Remembering Michael John Osborne: The voice of Greek epigraphy


Taking an assured place among the most creative authors and administrators of his time in Australasia was Hellenist and Academician Michael John Osborne (25 January 1942 – 23 June 2024).[1]

Osborne arrived from Britain in 1983 to make an enormous contribution to the tertiary sector in Australia and to Hellenic studies, initially as Professor of Classics at the University of Melbourne (1983-1989) and then arguably as one of the most vigorous and resourceful Australian Vice-Chancellors of his era (1990-2006) at La Trobe University. Osborne brought with him from Oxford University, where he studied Classics and Hellenic epigraphy, a vision and passion for the humanities that is rarely seen in today’s university culture.

In 1990, he accepted the highest academic post as Vice-Chancellor of La Trobe University, and implemented for the next sixteen years, until his retirement in 2006, his bold administrative and academic policies, elevating his institution to the status of one of the best 100 tertiary institutions in the globe. Osborne exerted a mighty influence on the formation of Hellenic Studies in Australia and China which expanded, grew more powerful and became more efficient under his inspiring guidance. He felt a strong attraction towards the ancient civilisations of Greece and China and was highly engaged in cultural exchange activities, earning the respect of successive foreign government institutions.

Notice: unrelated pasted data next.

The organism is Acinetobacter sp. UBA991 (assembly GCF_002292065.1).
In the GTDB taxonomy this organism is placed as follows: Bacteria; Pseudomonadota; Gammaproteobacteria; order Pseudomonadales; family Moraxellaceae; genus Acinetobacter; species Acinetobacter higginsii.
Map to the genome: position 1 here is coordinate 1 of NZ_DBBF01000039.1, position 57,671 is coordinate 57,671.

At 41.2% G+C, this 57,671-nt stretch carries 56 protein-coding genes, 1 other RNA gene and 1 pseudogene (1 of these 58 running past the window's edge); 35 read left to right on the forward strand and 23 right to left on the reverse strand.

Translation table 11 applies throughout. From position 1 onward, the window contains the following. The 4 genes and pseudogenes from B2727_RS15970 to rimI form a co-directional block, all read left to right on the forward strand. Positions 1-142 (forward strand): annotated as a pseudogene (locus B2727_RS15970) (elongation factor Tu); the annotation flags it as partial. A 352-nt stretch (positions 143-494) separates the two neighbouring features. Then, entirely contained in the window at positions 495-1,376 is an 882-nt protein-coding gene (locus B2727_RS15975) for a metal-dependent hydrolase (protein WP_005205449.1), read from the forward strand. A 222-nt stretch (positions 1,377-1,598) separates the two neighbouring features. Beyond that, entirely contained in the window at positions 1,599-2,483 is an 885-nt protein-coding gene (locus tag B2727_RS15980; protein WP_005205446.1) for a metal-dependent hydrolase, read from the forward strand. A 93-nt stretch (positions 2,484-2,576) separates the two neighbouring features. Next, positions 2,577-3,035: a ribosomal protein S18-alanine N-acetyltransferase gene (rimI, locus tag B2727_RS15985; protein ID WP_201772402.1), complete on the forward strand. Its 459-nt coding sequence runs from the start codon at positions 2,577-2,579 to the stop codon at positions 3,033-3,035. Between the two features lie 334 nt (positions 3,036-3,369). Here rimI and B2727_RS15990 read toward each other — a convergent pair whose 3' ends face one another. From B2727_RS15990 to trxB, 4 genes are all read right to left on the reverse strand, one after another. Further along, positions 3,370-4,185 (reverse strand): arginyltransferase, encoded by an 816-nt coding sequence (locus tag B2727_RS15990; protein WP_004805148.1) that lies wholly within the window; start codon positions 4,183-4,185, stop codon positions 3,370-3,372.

Under Osborne’s care, Hellenic studies and the Greek language attained their full development in Melbourne, exercising also extensive influence in Australia and China. The subjects flourished under his leadership, expanding teaching and research, and engaging with the Greek community in Australia.

His commitment to the study of Hellenism in Australia and China has been received with enormous gratitude by the Hellenes in Australia, Greece, and Cyprus, which bestowed upon him numerous awards and high distinctions.[2] He was elected a corresponding member of the Academy of Athens; awarded a Doctorate of Letters by the National and Kapodistrian University of Athens and was proclaimed a Laureate of the Aristotle Award by the Greek State (1998). Yet his overriding contribution was the establishment of the National Centre for Hellenic Studies and Research at La Trobe University, making La Trobe one of the most Hellenised universities and one of the best 100 Universities in the world.

michael john osborne
Professor M. J. Osborne launches the book entitled ‘The Story of the Arcadians in Australia’ at Alphington Grammar in September 2019, Melbourne; television presenter and MC John Mangos in action. Photo: Kostas Deves.

Osborne was born in England and attended Eastbourne Grammar School before studying classical studies and archaeology at Christ Church, Oxford (1961-1965), attaining his BA Literae Humaniores (Class I), Oxford (1965), his MA Literae Humaniores, Oxford (1968), and his Doctor of Philosophy and Letters (summa cum laude), Katholieke Universiteit te Leuven (Belgium).[3] Osborne had a distinguished teaching career in Classical Studies and Archaeology as Lecturer and Senior Lecturer at the University of Bristol (1965-1966) and Lancaster (1966-1982), until his appointment as Professor and Head of Classical Studies, Modern Greek and Archaeology at the University of Melbourne (1983-1989).[4]